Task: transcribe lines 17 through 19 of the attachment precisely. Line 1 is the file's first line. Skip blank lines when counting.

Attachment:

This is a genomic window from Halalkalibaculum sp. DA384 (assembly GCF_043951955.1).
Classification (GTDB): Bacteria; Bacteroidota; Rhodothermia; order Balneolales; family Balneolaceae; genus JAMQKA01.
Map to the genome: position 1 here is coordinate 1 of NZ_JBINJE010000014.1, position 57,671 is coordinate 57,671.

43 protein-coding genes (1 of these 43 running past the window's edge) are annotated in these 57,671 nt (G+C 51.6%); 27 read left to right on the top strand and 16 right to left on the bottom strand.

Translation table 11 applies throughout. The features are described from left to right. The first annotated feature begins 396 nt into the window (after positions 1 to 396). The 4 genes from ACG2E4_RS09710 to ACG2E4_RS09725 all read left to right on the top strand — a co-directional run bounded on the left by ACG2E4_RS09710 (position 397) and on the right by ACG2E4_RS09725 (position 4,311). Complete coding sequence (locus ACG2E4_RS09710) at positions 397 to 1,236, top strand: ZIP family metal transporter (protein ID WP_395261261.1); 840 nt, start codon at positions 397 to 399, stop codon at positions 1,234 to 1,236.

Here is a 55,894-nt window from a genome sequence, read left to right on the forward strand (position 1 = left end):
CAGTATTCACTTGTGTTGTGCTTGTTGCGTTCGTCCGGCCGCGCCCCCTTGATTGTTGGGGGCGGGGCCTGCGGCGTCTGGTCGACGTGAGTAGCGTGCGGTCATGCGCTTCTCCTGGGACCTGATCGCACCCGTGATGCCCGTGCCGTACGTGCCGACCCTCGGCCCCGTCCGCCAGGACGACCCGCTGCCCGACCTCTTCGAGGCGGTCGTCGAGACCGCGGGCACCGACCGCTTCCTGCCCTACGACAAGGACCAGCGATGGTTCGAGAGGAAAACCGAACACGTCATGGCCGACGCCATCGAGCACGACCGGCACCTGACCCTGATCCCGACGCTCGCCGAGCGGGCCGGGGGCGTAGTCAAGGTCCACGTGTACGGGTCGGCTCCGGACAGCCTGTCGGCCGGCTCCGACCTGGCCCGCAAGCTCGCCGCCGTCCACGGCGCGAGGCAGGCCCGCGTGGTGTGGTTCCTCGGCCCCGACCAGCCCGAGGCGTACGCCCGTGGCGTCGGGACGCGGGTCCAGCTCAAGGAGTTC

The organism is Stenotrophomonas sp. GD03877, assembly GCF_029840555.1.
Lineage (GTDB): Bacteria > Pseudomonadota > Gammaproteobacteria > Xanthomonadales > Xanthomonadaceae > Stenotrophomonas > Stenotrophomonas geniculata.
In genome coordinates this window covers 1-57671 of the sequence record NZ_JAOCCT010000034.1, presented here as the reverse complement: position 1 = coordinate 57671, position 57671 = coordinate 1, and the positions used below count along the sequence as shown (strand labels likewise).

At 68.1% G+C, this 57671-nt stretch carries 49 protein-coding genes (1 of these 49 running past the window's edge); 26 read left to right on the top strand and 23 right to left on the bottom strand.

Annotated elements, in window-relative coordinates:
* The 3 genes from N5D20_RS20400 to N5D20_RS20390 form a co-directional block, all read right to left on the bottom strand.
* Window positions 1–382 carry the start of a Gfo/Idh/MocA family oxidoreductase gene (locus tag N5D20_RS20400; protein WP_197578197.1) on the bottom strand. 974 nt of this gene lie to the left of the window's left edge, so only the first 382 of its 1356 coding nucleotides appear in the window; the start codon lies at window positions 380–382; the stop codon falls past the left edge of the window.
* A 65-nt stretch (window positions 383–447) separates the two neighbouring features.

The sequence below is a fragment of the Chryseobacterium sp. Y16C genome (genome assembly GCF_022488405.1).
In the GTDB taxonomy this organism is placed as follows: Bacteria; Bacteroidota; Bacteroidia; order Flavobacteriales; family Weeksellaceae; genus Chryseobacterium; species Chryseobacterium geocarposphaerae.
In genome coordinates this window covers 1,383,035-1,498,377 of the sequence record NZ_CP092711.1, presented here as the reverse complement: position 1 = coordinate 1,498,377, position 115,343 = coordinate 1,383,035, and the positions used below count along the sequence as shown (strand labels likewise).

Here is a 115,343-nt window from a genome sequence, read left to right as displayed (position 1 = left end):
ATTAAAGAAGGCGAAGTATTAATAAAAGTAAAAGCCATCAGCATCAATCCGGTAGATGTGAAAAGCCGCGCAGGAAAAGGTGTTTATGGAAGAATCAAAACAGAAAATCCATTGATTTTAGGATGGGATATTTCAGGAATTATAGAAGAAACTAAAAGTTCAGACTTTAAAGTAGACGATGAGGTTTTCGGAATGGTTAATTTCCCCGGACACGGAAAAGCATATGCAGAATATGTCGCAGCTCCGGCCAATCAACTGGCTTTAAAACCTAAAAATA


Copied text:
In the GTDB taxonomy this organism is placed as follows: Bacteria; Bacteroidota; Bacteroidia; order Flavobacteriales; family Weeksellaceae; genus Chryseobacterium; species Chryseobacterium geocarposphaerae.
In genome coordinates this window covers 1,383,035-1,498,377 of the sequence record NZ_CP092711.1, presented here as the reverse complement: position 1 = coordinate 1,498,377, position 115,343 = coordinate 1,383,035, and the positions used below count along the sequence as shown (strand labels likewise).

Here is a 115,343-nt window from a genome sequence, read left to right as displayed (position 1 = left end):